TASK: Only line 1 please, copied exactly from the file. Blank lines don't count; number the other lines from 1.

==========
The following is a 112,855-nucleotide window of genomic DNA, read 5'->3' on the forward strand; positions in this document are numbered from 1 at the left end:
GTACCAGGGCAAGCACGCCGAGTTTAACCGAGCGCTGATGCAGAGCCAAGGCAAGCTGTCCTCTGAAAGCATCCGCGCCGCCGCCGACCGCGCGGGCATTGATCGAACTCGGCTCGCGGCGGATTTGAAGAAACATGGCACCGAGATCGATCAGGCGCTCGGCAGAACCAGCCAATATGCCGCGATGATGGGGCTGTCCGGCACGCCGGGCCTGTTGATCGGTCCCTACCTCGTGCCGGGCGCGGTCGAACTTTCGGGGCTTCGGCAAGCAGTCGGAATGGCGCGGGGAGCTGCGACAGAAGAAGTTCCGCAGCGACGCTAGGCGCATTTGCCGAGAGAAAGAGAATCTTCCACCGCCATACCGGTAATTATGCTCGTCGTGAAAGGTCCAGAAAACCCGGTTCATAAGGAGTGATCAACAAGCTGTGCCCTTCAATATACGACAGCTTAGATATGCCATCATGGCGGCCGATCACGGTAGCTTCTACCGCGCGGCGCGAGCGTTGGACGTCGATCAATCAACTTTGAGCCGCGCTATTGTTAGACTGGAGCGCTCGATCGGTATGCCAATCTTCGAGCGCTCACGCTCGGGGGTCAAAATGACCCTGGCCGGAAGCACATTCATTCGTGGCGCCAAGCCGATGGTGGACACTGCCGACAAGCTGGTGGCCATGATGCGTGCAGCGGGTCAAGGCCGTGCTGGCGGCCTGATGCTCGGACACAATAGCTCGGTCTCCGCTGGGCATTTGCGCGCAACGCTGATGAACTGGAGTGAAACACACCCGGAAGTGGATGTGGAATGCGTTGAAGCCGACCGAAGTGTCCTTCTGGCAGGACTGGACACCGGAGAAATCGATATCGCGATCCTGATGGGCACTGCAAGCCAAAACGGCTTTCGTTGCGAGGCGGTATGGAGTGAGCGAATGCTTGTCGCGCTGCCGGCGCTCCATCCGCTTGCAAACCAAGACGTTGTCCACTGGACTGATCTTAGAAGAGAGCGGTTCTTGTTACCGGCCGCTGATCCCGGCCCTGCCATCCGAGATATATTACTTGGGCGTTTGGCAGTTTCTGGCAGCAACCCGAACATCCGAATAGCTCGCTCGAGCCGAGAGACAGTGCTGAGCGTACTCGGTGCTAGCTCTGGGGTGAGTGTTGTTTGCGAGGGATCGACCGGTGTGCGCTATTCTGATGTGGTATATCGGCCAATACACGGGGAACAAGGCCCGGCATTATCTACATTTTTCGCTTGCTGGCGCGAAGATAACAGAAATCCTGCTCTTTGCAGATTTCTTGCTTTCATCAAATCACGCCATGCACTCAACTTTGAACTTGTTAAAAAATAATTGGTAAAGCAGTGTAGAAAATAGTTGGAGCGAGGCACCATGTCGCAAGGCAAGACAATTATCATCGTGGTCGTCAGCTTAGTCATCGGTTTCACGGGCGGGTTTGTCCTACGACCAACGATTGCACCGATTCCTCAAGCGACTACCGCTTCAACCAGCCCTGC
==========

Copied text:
The following is a 112,855-nucleotide window of genomic DNA, read 5'->3' on the forward strand; positions in this document are numbered from 1 at the left end: